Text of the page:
Remember what the New York Times told you on Monday about Treasury Secretary John Snow’s certain doom, as “signaled” by anonymous insiders? Scratch that. The Bush administration announced yesterday that Snow will stay on. So, are certain publications today eating crow?

Grudgingly, dear children, only grudgingly.

The New York Times’ David Stout yesterday afternoon offered a semi-rowback in a piece on the Times website, headlined: “Defying Speculation [Our Own Reporting], Snow Will Remain Treasury Secretary.”

That bracketed, italicized passage, along with the ones to follow, represent CJR Daily’s handy translation of the words written.

“John W. Snow will stay on as treasury secretary, the White House said this afternoon, dashing speculation that he would soon be forced out of the Cabinet,” Stout reported. [But not exactly “dashing” further speculation, as you’ll see when we get to today’s Times and Washington Post stories later on in this post.]

“Over the past week,” Stout continued, “there had been increasing speculation [much of it perpetuated by this publication] that Mr. Snow was on his way out …” Stout did refer, in the next sentence, to his own paper’s reporting on Monday that Snow was soon to go, as well as to a Washington Post article in which an unnamed aide noted that Snow could stay “as long as he wants, provided it is not very long.” [Hey, it wasn’t just us, the doofuses at the Post did it, too!]

And then came this: “Whether people predicting Mr. Snow’s departure were misinformed, or Mr. Bush changed his mind, may not be known for a while, if ever …” Stout wrote. [Could it be we relied on anonymous sources who didn’t know what they were talking about and/or were using us to push for some agenda or outcome that did not pan out? Beats the hell out of us, and you’re not going to find out here.]

Today, the Times’ David E. Sanger follows up with an A1 piece rife with yet more quotes from unnamed insiders — “administration officials” actually get the final word in Sanger’s story. [Let’s hope these are not the same trustworthy officials who led the Times astray earlier.]

The Washington Post’s Mike Allen and Jonathan Weisman also rely today on anonymice to explain how, in the words of their colleague Howard Kurtz today, they “got Snowed.”

Allen and Weisman write: “Snow was kept on only after the White House considered a variety of possible replacements and sounded out at least one top official on Wall Street” who, “according to financial executives,” turned the job down. “Several officials said they had been led to believe by the White House that Snow was on his way out,” the duo writes. And, “Administration officials said that when no ideal successor could be found, Bush aides decided to retain Snow to put an end to rampant speculation that the former railroad executive was on his way out.” (All emphasis ours.) To quote Kurtz again, “speculation isn’t ‘rampant’ unless it appears in the newspapers, which are then complicit.”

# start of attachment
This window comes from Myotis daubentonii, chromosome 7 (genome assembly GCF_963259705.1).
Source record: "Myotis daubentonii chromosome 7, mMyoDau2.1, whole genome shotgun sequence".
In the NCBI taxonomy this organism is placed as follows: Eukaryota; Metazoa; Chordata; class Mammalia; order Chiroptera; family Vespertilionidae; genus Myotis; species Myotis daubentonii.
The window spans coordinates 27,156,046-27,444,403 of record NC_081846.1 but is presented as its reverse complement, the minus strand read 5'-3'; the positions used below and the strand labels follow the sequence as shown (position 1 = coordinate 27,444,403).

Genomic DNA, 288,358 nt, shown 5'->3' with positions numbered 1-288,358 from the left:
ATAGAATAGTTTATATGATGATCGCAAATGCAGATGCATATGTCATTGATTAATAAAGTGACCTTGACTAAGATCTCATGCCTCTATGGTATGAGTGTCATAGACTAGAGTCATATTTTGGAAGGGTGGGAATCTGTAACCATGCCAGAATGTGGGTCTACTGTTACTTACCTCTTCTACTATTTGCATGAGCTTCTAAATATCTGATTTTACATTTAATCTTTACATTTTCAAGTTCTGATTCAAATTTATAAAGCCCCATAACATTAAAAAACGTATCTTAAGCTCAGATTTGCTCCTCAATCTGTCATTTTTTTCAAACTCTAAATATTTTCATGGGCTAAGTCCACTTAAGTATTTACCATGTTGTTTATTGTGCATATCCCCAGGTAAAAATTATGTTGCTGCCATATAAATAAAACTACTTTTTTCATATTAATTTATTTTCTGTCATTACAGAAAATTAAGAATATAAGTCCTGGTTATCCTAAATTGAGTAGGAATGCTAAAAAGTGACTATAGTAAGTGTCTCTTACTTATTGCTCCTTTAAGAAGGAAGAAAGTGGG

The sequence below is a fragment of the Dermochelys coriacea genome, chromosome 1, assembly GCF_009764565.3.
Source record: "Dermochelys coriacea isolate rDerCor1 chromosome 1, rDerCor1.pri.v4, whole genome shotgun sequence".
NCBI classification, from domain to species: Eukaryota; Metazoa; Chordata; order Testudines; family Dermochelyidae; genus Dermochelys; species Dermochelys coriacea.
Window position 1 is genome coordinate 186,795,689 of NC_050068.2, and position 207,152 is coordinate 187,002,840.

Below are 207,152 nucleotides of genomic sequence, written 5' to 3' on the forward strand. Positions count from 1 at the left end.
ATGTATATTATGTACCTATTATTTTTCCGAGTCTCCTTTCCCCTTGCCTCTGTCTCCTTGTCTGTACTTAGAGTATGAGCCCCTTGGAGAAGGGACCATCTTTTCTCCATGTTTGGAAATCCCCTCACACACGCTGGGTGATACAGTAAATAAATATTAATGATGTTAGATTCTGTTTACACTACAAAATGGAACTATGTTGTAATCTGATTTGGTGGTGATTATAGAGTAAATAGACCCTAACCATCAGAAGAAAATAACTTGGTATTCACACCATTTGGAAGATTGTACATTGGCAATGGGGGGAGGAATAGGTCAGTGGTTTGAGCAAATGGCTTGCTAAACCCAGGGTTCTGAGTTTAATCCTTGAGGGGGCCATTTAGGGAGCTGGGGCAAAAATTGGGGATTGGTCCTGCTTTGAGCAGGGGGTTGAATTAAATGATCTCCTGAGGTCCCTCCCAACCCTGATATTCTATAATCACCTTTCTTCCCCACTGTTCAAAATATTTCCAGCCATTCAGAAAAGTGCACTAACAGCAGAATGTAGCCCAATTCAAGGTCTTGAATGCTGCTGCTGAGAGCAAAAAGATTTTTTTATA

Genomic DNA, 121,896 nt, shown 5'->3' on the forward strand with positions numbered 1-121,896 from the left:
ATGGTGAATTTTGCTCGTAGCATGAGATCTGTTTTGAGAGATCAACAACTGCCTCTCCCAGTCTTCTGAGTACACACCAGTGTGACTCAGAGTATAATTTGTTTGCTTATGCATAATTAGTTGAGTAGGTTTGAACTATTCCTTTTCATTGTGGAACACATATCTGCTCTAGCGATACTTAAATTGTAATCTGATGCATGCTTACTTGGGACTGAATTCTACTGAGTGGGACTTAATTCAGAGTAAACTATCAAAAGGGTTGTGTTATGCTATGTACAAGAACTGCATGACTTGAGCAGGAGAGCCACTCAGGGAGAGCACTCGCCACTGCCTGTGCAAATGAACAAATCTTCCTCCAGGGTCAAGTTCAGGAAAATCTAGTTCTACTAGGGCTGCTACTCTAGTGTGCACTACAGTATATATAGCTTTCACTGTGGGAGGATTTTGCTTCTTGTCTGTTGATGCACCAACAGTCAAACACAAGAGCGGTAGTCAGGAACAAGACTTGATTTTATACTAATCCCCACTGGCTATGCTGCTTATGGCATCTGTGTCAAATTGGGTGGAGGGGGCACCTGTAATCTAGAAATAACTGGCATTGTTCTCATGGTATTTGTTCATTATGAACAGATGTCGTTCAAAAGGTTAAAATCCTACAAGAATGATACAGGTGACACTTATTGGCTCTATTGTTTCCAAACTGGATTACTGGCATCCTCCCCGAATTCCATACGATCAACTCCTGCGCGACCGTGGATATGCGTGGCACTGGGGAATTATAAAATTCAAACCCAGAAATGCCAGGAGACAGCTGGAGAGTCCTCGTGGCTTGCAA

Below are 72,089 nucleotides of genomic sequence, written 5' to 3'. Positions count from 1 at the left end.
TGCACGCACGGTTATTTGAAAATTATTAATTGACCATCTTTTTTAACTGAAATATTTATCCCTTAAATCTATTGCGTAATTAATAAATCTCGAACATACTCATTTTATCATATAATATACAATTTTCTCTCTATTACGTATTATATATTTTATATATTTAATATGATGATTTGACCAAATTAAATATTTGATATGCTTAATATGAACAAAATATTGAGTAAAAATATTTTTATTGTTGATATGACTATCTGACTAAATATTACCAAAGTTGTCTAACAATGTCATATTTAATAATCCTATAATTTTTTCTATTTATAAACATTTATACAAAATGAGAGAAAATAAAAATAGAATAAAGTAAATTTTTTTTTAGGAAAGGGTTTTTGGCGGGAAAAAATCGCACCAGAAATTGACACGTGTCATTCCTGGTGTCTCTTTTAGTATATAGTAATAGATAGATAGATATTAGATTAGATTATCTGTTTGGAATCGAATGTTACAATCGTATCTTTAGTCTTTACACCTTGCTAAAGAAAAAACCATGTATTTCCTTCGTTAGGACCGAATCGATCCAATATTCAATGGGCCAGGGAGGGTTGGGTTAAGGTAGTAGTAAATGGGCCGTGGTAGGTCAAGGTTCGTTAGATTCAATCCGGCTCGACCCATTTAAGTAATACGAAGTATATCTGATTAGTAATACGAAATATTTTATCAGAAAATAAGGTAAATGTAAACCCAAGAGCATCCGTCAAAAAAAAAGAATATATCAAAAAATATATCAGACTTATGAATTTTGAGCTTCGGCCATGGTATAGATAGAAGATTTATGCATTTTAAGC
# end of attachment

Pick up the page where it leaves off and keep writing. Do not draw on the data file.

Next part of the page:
But, as we have noted before, reporters rarely acknowledge their own role in these elaborately staged minuets — not even when the highlight of the dance is them falling all over their own feet. To wit, Allen and Weisman write: “The Washington intrigue was touched off just after Thanksgiving when a senior administration official said Snow could stay as long as he wanted, provided it was not very long.” Why not mention that this anonymous official had his say in Allen’s own contribution last week to the “intrigue”? The Times’ Sanger similarly demurs, referring vaguely to “the endless Washington speculation games” in which potential Snow replacements — including Andrew Card — were discussed. Missing is any mention of the Times’s own participation in the “speculation games” and its own reporting on the Card angle on Monday.

But wait! Because Cabinetstakes must not die, both Sanger of the Times and the Post’s Allen and Weisman add that “White House officials” didn’t say just how long Snow may hang around, with Allen and Weisman also noting that the administration has not offered a timetable for how long Donald Rumsfeld might remain as Defense Secretary.

Whew. Close call. For a moment there, we were worried that this whole embarrassment might bring a temporary surcease to stories relying on random speculation from anonymice who either don’t have a clue whereof they speak or are using reporters for their own purposes.

Liz Cox Barrett

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Liz Cox Barrett is a writer at CJR.